by Samuel Chamberlain (January 2021)
Allegory of the Morality of Earthly Things, Jacopo Tintoretto, 1580s
Behind the popularity of state planning is the philosophical theory of Utilitarianism. A negative perception of individuals as irrational and self-interested, and the positive perception of the state’s ability to achieve a societally-focused electoral mandate inevitably directs credibility to big government and state planning. Utilitarianism as a consequentialist theory is begging for both reform and nuance and, indeed, there have been many differing refinements to the theory throughout its history. What must be demonstrated however, is that the consequentialist characteristic of the theory is present in all versions of Utilitarianism and thus its tendency to lend credibility to state planning is universal. This is its principal flaw above all else. Weasel words cannot caveat their way out from under this flaw with new and modified versions of the original philosophy. The Austrian school of political-economy illustrates perfectly how the power invested in the governments and nanny-states is based on a false pretence of competence and the vice of arrogance. These failings lead to inadequate outcomes at odds with Utilitarianisms goals.
Consequentialism—a characteristic of ethical theories where the merit of an action is dependent solely on its outcome—cannot work on the unit of the individual. There is no greater good in one person. Therefore, a decision with utility in mind must take into account many individuals to maximise good. How can an individual with the common good in mind make a beneficial decision? Because of his lack of information, he/she cannot, and if they can, poorly so. But the common good and utility-maximisation are still desirable. The State, with its bureau of statistics, regular censuses and an army of public servants which are essentially research staff would be better suited than individuals to summate individual levels of utility, measure the potential impacts of their decisions and enact Utilitarianism much more effectively because of greater knowledge—as if it were an “ideal observer” (Hayek, 1960, p22). This is the foundation of Utilitarian support for state planning.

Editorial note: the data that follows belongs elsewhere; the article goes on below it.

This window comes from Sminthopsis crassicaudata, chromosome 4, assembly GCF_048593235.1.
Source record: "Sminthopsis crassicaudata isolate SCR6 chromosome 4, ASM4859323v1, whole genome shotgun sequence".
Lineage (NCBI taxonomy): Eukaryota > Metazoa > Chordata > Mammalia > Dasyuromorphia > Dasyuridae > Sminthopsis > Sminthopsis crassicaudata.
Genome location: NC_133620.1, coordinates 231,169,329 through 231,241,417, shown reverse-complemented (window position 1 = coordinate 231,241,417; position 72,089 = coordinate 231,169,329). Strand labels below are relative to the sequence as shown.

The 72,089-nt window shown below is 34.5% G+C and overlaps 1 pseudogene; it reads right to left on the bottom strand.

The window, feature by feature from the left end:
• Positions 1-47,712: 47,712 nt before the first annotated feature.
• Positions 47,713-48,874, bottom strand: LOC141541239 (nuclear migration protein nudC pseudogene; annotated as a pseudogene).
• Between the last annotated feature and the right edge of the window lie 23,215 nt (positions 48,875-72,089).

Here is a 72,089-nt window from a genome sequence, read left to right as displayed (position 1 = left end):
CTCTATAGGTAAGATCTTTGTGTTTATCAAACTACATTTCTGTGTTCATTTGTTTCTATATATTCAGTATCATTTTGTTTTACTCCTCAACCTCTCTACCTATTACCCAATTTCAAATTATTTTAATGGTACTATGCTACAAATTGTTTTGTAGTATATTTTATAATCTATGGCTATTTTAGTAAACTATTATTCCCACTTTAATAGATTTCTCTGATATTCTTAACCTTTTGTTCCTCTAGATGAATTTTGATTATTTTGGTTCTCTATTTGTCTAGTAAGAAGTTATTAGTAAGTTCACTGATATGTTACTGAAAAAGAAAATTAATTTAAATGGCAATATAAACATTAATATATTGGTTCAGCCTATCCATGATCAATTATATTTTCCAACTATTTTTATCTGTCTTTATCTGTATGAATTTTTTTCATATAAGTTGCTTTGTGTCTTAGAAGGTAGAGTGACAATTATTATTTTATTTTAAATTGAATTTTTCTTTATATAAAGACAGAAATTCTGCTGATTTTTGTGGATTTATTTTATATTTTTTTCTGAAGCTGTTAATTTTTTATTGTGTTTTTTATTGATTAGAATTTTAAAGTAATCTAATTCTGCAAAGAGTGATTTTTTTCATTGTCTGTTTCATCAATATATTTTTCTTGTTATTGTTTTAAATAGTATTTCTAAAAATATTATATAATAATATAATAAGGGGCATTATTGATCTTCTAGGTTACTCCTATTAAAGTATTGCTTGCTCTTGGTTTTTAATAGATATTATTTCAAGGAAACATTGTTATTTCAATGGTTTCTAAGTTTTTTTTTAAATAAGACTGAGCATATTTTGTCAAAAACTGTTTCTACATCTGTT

An example of this condescending thinking is the era in which Europe saw a general drift towards centralisation in the 1900-1960s. The government would control prices through a prices board, major industry’s outputs were pre-determined and planned, and high marginal rates of taxes were implemented because individuals were believed to be incapable of spending it to the most beneficial effect.
The government ran the economy in the name of the common good. In no way though did they it achieve a common good. This belief in a utilitarian common good founded on a misplaced belief in government’s ability in fact lead to poor utilitarian outcomes—things got worse across the board. For the Austrian Political philosopher Friedrich Hayek, the concept of perfect knowledge or government as an ideal observer is a “sham”. In his 1960 work The Constitution of Liberty, Hayek outlines the ‘spontaneous order theory’ —that the economy that existed before state planning was attempted was always ‘a matter of chance, and the culmination of individual exchange’. No government can know, and therefore price discriminate, each individual’s maximum willing price for a product such as clothing. To know this is impossible—the costs of finding this out is exorbitant and unrealistic. Whereas a private trade or transaction, between a buyer and seller, is only concerned with that trade, whereas the state-planned economy is concerned with the aggregate of such a product. Because of its knowledge deficit, the state will always produce more or less than the equilibrium output quantity, causing either shortages or surpluses; excess or wanting. Both of these outcomes are undesirable in Utilitarian theory.
Rodger Scruton furthers this criticism of the state’s knowledge. If Utilitarianism wants to increase the welfare of individuals than it must take into account an individual’s desire to see friends and family succeed over others or to thrive personally. He says “they [Utilitarianists] discuss ‘trolley problems’ and ‘life boat’ problems … eliminating from the situation just about any morally relevant relationship”. Government action will by autocratic preference create winners and losers by reducing individuals to ‘arithmetic alone’.
There has been no exploration here of the many nuances that can be found in the many different forms of utilitarian theory. This is because it would be pointless to do so. The state planning fallacy discussed is universal to all branches of the theory and its consequences are at odds with the Utilitarian goal. Superfluous questions like hedonism may be well dealt with by the likes of Henry Sidgwick and John Stuart Mill in order to somewhat bolster the theory. However, utilitarianism is a naturally political philosophy. It simply can’t be implemented if not done so through the state. The state will get their planning wrong and therefore there will be want or waste—neither of which achieve the goal of a greater good.
 Friedrich Heyak 1960, The Constitution of Liberty Chicago: University of Chicago Press, p.22.
 Ibid, p.23.
 Rodger Scruton 2017, On Human Nature Princeton: Princeton University Press p.92.
Samuel Chamberlain is a political commentator who lives in South East Queensland. Other articles can be found here.
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